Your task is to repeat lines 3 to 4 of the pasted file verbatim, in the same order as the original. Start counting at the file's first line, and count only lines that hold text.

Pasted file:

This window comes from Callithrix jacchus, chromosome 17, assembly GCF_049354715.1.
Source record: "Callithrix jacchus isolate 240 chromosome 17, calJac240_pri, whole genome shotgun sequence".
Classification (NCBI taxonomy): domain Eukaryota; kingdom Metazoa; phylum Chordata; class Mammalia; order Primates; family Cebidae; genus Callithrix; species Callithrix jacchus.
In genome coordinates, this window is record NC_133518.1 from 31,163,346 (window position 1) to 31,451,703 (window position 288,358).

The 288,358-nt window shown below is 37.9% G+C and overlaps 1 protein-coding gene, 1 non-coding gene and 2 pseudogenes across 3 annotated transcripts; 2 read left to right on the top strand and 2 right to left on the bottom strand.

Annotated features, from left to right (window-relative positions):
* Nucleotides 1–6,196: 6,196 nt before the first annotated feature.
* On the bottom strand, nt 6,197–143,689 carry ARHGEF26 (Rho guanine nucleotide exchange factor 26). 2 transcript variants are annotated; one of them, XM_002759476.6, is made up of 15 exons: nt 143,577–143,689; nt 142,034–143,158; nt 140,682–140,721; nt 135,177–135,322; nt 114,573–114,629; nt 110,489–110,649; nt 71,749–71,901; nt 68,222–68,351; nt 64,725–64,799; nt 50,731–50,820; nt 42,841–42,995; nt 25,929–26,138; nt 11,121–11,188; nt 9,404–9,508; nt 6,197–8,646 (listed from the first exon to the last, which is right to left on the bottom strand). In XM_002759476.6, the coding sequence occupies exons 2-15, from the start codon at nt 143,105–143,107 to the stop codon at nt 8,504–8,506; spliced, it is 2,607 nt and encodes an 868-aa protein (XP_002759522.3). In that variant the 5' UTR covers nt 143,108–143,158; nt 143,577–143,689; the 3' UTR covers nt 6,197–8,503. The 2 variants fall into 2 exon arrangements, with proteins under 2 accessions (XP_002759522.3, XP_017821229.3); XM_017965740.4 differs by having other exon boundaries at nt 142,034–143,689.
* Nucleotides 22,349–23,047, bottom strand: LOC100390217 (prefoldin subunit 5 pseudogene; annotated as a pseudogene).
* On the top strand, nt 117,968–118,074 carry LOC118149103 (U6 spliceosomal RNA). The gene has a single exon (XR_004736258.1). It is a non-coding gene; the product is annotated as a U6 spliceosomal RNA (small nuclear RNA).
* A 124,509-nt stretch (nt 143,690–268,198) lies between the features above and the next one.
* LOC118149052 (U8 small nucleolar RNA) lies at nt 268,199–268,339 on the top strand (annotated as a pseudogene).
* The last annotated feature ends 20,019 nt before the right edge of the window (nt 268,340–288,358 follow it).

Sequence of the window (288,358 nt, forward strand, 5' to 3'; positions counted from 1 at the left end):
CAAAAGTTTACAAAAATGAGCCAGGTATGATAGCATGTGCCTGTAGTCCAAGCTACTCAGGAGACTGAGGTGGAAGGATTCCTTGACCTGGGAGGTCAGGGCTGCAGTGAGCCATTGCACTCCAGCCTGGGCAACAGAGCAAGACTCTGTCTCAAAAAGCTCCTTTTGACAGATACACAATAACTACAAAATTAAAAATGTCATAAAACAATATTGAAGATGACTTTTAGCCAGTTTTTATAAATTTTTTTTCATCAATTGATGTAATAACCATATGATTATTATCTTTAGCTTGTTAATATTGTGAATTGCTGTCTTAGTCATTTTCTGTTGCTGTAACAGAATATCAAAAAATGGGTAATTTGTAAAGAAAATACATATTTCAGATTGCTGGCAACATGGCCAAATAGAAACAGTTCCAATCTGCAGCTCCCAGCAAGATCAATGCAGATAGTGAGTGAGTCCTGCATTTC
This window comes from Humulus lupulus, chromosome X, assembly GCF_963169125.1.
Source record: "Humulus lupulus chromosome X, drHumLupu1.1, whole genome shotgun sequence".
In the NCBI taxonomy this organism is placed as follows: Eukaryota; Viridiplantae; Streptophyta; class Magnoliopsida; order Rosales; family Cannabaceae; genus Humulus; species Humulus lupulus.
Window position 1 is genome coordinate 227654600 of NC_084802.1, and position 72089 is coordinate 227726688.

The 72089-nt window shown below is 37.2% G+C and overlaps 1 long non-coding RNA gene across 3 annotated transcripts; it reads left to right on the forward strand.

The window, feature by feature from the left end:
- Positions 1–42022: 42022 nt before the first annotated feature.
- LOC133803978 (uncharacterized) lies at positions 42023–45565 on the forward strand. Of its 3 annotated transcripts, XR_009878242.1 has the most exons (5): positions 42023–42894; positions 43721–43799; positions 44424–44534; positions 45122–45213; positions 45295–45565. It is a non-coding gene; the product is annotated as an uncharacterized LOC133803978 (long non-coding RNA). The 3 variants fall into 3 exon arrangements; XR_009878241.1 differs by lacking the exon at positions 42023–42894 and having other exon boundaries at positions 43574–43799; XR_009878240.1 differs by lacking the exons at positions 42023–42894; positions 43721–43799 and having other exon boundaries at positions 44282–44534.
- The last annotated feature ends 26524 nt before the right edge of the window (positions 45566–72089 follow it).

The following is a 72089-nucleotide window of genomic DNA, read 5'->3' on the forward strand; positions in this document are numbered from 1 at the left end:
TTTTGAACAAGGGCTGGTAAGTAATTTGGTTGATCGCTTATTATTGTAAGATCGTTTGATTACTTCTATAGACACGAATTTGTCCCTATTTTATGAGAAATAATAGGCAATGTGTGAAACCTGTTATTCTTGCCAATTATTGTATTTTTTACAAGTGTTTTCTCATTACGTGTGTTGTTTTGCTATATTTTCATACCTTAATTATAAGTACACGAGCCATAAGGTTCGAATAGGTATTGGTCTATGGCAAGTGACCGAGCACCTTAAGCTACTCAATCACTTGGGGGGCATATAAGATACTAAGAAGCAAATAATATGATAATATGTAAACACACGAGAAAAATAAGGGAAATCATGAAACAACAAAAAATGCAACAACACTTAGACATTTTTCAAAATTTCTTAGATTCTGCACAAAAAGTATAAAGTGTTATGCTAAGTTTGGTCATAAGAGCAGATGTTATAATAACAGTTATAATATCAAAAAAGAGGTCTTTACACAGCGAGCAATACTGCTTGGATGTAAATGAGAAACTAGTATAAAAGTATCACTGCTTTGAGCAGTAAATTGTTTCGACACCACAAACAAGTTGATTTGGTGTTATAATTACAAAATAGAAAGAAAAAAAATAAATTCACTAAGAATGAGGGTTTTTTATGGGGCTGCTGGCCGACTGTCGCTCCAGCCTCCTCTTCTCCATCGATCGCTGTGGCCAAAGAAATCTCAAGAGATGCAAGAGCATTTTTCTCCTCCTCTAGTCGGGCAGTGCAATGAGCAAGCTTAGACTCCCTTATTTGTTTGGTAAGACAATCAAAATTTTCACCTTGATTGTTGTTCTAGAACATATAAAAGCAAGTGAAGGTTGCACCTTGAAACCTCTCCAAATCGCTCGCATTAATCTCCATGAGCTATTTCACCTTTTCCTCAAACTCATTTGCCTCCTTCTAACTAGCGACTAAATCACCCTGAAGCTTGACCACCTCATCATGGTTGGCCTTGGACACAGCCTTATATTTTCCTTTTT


Classification (NCBI taxonomy): domain Eukaryota; kingdom Metazoa; phylum Chordata; class Mammalia; order Primates; family Cebidae; genus Callithrix; species Callithrix jacchus.
In genome coordinates, this window is record NC_133518.1 from 31,163,346 (window position 1) to 31,451,703 (window position 288,358).